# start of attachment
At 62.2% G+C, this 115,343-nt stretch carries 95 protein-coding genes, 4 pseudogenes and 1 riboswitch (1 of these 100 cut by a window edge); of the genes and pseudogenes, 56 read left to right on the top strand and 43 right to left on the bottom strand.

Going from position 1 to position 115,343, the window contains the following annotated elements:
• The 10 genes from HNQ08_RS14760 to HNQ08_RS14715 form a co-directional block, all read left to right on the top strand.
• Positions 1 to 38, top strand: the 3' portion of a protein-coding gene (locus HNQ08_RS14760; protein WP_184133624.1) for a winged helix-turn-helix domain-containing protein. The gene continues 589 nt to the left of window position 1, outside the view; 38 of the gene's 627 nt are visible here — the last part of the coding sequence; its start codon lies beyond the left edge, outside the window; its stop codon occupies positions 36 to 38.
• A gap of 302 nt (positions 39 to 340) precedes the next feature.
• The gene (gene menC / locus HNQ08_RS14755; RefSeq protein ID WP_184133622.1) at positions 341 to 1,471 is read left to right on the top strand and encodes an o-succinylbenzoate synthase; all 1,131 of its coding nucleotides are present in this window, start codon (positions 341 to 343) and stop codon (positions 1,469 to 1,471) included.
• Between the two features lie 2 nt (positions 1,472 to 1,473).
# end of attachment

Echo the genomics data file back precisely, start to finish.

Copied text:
At 62.2% G+C, this 115,343-nt stretch carries 95 protein-coding genes, 4 pseudogenes and 1 riboswitch (1 of these 100 cut by a window edge); of the genes and pseudogenes, 56 read left to right on the top strand and 43 right to left on the bottom strand.

Going from position 1 to position 115,343, the window contains the following annotated elements:
• The 10 genes from HNQ08_RS14760 to HNQ08_RS14715 form a co-directional block, all read left to right on the top strand.
• Positions 1 to 38, top strand: the 3' portion of a protein-coding gene (locus HNQ08_RS14760; protein WP_184133624.1) for a winged helix-turn-helix domain-containing protein. The gene continues 589 nt to the left of window position 1, outside the view; 38 of the gene's 627 nt are visible here — the last part of the coding sequence; its start codon lies beyond the left edge, outside the window; its stop codon occupies positions 36 to 38.
• A gap of 302 nt (positions 39 to 340) precedes the next feature.
• The gene (gene menC / locus HNQ08_RS14755; RefSeq protein ID WP_184133622.1) at positions 341 to 1,471 is read left to right on the top strand and encodes an o-succinylbenzoate synthase; all 1,131 of its coding nucleotides are present in this window, start codon (positions 341 to 343) and stop codon (positions 1,469 to 1,471) included.
• Between the two features lie 2 nt (positions 1,472 to 1,473).